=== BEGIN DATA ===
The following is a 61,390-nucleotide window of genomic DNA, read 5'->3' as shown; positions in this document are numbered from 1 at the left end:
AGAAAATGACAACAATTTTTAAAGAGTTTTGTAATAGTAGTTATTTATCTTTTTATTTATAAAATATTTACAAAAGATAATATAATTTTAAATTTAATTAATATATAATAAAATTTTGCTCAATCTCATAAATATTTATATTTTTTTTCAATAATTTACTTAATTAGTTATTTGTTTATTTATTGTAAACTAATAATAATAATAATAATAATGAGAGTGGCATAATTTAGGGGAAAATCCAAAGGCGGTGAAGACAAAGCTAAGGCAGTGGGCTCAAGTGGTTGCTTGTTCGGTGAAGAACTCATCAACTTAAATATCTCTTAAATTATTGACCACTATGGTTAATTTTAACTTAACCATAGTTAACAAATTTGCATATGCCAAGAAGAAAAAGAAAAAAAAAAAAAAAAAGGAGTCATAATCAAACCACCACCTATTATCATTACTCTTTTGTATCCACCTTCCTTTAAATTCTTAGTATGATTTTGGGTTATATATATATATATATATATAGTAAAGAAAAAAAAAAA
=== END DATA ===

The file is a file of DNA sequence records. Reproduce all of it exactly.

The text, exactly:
The following is a 61,390-nucleotide window of genomic DNA, read 5'->3' as shown; positions in this document are numbered from 1 at the left end:
AGAAAATGACAACAATTTTTAAAGAGTTTTGTAATAGTAGTTATTTATCTTTTTATTTATAAAATATTTACAAAAGATAATATAATTTTAAATTTAATTAATATATAATAAAATTTTGCTCAATCTCATAAATATTTATATTTTTTTTCAATAATTTACTTAATTAGTTATTTGTTTATTTATTGTAAACTAATAATAATAATAATAATAATGAGAGTGGCATAATTTAGGGGAAAATCCAAAGGCGGTGAAGACAAAGCTAAGGCAGTGGGCTCAAGTGGTTGCTTGTTCGGTGAAGAACTCATCAACTTAAATATCTCTTAAATTATTGACCACTATGGTTAATTTTAACTTAACCATAGTTAACAAATTTGCATATGCCAAGAAGAAAAAGAAAAAAAAAAAAAAAAAGGAGTCATAATCAAACCACCACCTATTATCATTACTCTTTTGTATCCACCTTCCTTTAAATTCTTAGTATGATTTTGGGTTATATATATATATATATATATAGTAAAGAAAAAAAAAAA